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August 28, 2012



Just to be clear, I suggested 'average' values because I think 'top computer makers list' should be valued by how much 'computing value' they delivered to customers.

Thus ranking should satisfy following:
1) if one vendor sells same number of same type devices as other vendor, it should be counted equal, regardless if one vendor was able to get more revenue due to better brand, marketing etc. Example, if IBM sell 100K servers and HP sell 100k servers, but IBM get 50% more revenue, I consider them equal. Or if Apple sell 10M phones, Samsung sell 10M phones, but Apple has 50% more revenue AND 70% more profit, I still consider them same from point of 'top computer makers' - they all made same 'amount of computer value' for us , customers

2) but if one vendor sells one smartphone and other vendor sells one server, I do not consider them equal, since vendor that sold server delivered more 'computing value' to customer

It is easy to see that counting units sold nicely satisfy #1, and thus I always prefer seeing comparisons in sold units of smartphones, as opposed to revenuer or even worse, profits.

But its easy to see that #2 is NOT satisfied by number of units, and is better satisfied by revenues - although revenues fail at #1.

Therefore BEST approach, that satisfy both criteria, is to define average value for specific class of device, and then multiply number of units sold by those average value numbers. Device classes are more or less obvious, Tomi mentioned them in article, and I also listed them in previous post: smartphones, tablets, notebooks, desktops, servers, mainframes. In future you could add 'Smart TV' after tablets etc.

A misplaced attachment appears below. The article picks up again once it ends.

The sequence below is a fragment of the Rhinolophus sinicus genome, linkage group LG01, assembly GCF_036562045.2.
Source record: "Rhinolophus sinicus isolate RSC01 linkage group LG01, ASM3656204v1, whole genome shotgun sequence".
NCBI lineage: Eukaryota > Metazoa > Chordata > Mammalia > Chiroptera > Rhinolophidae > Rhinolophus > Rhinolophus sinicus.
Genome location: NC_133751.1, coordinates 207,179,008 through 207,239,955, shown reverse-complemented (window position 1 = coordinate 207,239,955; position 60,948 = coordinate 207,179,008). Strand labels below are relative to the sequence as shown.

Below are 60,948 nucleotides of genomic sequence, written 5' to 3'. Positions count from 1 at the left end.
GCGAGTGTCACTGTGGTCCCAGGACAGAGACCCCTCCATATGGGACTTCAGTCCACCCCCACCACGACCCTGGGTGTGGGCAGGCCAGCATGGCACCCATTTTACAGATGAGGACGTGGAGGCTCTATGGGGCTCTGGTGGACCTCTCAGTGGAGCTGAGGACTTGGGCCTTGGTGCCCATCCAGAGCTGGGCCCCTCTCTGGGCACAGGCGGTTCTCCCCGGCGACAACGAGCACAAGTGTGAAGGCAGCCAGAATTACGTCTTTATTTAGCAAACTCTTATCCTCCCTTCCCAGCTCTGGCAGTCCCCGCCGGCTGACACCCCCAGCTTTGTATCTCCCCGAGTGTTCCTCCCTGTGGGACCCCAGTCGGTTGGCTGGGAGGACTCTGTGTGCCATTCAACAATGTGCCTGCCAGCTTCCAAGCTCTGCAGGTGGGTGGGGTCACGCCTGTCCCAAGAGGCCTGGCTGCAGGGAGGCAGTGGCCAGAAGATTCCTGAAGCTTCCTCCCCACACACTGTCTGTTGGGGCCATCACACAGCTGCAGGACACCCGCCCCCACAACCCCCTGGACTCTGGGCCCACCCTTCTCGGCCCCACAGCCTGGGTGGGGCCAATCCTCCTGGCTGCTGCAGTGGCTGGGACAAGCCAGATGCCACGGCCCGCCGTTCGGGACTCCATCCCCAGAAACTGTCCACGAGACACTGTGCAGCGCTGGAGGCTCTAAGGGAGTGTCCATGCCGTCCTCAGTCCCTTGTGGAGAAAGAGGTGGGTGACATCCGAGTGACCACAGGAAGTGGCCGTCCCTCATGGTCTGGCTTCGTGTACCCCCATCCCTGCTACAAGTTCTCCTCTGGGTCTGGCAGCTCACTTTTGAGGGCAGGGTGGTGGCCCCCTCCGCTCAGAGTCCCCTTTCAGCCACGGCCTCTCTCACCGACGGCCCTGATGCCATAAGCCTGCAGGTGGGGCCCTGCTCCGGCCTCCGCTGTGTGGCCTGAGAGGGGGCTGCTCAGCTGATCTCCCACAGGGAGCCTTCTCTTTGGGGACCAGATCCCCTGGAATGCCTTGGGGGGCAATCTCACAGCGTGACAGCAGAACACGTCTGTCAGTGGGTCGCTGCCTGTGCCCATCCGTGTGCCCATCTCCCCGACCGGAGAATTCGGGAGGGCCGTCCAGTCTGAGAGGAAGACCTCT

By using industry wide average number, if Apple sold 10M smartphones, Samsung sold 12M smartphones and IBM sold 100k servers, and average industry values are 200$ per smartphone, 100k$ per server, then you rank IBM as first with 10B$, Samsung as 2nd with 2.4B$ and Apple as 3rd with 2B$. Numbers are imaginary and incorrect, and just used for example.


Tomi et al.:

From a recent Wall Street Journal article: "Despite the difficulties, Finns have continued to buy into Nokia's stock. Finns—both private individuals and institutions—owned 24% of Nokia's total share capital at the end of June this year, up from 16% before Mr. Elop announced his new strategy in early 2011."

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The iPhone 5 isn't flawless. The hardware is not really the problem, but a lack of OS improvements. The saying used to be Apple knew what we wanted before we did. The current truth is its customers are much more informed in regards to technology and the industry.

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Goal focused preparing is always needed.


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